Common Sleep Disturbances

Can’t Sleep? It Might Be Restless Legs Syndrome

Share This

By Henry Ford Health System Staff

Maybe you’ve felt it: You’re lying in bed, eager to doze off after a long day, but your legs feel fidgety — so much that you have to get up and move. You get out of bed and pace the room but the feeling’s still there. The culprit? It might be Restless Legs Syndrome (RLS).

“Restless Legs Syndrome refers to a subjective feeling that people have,” says Virginia Skiba, M.D., a sleep specialist with the Henry Ford Health System. “People describe it differently but there’s an uncomfortable sensation and an urge to move the legs or, less commonly, the arms. Some people describe it as an itchy feeling, a crawly feeling — but it shouldn’t be painful.”

According to the National Sleep Foundation, RLS affects approximately ten percent of American adults and two percent of children. The condition is twice as common among women as men and can occur once a day, once a month or once a year.

Depending on how much RLS bothers you, however, the condition isn’t known to cause any serious medical issues.

“Right now, we don’t have any strong evidence that RLS has a harmful effect on the body,” Dr. Skiba says. “We treat it if it affects the person’s ability to be comfortable at night and to sleep.”

Before you seek treatment however, it’s helpful to know the causes behind the condition.

Causes Of Restless Legs Syndrome

RLS wasn’t widely studied until the 1940s. Since then, the medical community has identified several factors that contribute to RLS:

  • Iron deficiency. Low iron levels are often cited as the strongest factor contributing to RLS. An iron deficiency can be affected by diet, stress or—oftentimes—pregnancy.
  • Dopamine regulation. Dopamine—a chemical used by brain cells to communicate and coordinate movement—is another strong factor linked to RLS.
  • Family history. If someone in your family has RLS, it will often appear in your 20s or 30s, Dr. Skiba says. If there’s no history of RLS present, it may occur later in your 40s or 50s.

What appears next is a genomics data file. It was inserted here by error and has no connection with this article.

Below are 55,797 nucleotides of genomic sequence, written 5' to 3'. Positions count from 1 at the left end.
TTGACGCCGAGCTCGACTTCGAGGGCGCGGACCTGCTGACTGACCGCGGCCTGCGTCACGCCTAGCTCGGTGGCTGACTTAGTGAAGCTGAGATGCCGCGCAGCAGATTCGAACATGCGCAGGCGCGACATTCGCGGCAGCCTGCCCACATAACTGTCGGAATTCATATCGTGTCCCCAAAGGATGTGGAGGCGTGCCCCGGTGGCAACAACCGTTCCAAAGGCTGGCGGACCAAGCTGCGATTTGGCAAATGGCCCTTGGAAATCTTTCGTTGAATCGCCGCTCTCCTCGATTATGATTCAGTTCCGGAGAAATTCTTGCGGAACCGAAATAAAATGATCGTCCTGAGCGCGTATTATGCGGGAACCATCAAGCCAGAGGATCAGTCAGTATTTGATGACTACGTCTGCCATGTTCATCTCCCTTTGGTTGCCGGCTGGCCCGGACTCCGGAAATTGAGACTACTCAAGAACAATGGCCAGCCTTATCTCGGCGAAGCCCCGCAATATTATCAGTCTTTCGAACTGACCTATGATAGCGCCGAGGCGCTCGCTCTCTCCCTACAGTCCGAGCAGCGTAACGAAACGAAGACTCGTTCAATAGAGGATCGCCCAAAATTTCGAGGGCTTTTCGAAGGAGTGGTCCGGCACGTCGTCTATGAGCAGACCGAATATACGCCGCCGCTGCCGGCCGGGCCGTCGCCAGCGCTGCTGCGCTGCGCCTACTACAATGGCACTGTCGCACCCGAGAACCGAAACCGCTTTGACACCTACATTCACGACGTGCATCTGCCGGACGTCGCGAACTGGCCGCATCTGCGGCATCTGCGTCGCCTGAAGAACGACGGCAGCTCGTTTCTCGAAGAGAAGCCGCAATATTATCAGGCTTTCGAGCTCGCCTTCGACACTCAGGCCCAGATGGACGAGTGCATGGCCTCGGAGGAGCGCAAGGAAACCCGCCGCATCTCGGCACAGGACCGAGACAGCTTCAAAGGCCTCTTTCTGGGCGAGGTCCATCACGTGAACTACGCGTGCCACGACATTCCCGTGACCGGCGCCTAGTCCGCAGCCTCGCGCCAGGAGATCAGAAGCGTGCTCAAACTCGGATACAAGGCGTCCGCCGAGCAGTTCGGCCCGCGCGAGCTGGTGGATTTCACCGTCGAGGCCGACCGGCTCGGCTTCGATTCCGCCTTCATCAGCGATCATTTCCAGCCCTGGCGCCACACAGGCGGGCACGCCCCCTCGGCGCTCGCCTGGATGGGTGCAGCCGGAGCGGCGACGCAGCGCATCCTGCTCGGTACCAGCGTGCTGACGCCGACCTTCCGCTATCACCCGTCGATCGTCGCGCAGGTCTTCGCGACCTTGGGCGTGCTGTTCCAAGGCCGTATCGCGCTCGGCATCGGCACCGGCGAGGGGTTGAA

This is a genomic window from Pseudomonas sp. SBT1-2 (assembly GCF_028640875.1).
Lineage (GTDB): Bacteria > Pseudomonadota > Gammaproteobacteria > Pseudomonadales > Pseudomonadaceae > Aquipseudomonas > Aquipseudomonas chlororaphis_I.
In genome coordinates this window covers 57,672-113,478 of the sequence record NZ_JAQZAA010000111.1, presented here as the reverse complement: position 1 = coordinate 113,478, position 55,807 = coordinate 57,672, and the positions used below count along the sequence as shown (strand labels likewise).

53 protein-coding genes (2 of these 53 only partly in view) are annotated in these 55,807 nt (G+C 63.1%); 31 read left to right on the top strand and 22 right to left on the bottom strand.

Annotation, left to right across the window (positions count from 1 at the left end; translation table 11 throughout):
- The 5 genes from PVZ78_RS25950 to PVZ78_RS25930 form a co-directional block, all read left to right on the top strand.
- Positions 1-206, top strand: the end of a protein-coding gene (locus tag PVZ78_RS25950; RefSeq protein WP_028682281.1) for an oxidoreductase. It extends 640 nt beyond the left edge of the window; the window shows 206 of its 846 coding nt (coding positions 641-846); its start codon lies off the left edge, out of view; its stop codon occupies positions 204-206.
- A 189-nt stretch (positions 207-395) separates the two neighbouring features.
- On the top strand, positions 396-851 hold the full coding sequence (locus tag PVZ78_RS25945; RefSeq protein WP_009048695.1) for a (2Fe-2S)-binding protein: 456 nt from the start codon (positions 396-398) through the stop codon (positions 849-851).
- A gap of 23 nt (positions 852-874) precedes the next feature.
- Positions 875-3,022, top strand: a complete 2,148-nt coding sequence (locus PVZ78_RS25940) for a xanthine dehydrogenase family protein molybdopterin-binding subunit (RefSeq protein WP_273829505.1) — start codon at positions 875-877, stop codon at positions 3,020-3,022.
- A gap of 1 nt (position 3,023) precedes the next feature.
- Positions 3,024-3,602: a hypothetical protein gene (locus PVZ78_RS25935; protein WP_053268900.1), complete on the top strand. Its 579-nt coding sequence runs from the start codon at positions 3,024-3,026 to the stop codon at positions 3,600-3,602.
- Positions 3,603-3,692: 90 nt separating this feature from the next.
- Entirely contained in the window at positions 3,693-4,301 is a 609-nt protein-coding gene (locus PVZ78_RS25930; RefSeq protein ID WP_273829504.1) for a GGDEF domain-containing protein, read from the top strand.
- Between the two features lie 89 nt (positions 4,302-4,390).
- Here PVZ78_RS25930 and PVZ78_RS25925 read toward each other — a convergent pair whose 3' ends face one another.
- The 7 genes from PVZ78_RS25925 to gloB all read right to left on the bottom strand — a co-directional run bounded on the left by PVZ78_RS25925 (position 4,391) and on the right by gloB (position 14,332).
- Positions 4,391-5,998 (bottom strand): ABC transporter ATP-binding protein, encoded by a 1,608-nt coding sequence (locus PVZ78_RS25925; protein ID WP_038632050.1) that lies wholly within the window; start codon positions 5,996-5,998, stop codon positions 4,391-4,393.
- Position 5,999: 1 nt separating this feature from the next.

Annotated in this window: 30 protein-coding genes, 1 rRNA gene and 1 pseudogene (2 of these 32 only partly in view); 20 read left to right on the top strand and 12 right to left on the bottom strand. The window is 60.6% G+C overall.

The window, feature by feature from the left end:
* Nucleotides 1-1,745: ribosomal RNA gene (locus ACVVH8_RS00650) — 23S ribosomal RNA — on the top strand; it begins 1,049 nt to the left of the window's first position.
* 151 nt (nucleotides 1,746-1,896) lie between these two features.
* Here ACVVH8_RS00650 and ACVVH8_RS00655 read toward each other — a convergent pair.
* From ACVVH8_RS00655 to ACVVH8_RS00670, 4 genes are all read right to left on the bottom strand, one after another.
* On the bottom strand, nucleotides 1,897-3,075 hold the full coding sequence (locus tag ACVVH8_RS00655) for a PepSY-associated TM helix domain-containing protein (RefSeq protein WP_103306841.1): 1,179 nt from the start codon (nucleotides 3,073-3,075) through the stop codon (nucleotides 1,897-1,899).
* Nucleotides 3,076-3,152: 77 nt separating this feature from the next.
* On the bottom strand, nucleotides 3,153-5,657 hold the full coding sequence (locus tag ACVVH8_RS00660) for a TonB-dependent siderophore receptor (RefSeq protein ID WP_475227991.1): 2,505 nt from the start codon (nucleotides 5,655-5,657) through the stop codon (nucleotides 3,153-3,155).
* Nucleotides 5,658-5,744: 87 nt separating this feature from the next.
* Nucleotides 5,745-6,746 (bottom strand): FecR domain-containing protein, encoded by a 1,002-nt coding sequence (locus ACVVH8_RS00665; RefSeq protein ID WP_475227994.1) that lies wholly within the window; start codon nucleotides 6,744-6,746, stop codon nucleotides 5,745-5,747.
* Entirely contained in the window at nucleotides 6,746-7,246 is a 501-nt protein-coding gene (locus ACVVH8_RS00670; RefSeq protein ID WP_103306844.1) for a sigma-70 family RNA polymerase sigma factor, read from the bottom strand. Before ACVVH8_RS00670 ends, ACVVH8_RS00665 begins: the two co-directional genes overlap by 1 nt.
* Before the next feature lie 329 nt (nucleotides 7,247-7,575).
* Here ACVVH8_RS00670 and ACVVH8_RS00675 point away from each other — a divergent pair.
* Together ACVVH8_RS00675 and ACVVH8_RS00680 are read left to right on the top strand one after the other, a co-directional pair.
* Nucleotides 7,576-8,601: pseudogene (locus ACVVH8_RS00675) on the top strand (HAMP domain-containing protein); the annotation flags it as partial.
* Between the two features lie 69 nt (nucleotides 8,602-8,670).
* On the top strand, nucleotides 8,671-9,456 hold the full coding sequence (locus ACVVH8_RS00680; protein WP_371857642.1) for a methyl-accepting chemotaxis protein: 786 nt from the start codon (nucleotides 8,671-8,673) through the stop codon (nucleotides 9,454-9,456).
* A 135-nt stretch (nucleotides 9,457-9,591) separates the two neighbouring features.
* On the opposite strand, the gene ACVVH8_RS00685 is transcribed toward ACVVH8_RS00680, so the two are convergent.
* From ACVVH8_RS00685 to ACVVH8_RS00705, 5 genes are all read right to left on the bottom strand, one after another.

• Medications. Antidepressants, antihistamines and anti-nausea medications can all lead to RLS.

Related Topic: Relying on Sleeping Pills? What You Need to Know

How To Fix It

While sleepless nights caused by RLS can be frustrating, there are several ways to alleviate symptoms and maximize your Zzz’s:

  • Exercise regularly. Daily exercise has been known to reduce feelings of restlessness in the limbs, but strenuous activity right before bed can lead to an even stronger desire to move around.
  • Stretch before bed. Yoga, pilates or other stretching methods can often help calm the mind and body.
  • Avoid stimulants. Nicotine, caffeine and alcohol can all exacerbate RLS.
  • Soak in warm water. Taking a warm bath or spending time in a hot tub can ease restlessness and massaging the legs can also help reduce the sensation of discomfort.
  • Try medication. Several medications can help alleviate RLS, including Mirapex (pramipexole) and Requip (ropinirole), both of which stimulate dopamine production in the brain, and Neurontin (gabapentin), which serves as an anticonvulsant. If used long term, however, some medications can make RLS worse.

No matter your experience with Restless Legs Syndrome, if it’s interfering with your ability to sleep or function throughout your day, Dr. Skiba recommends talking with your doctor about it as soon as possible. After all, a sleep specialist may be able to put the issue to bed once and for all.

To find a doctor or sleep specialist at Henry Ford, visit henryford.com or call 1-800-HENRYFORD (436-7936).

Dr. Virginia Skiba is a sleep medicine expert who sees patients at Henry Ford Medical Centers in Grosse Pointe and Sterling Heights.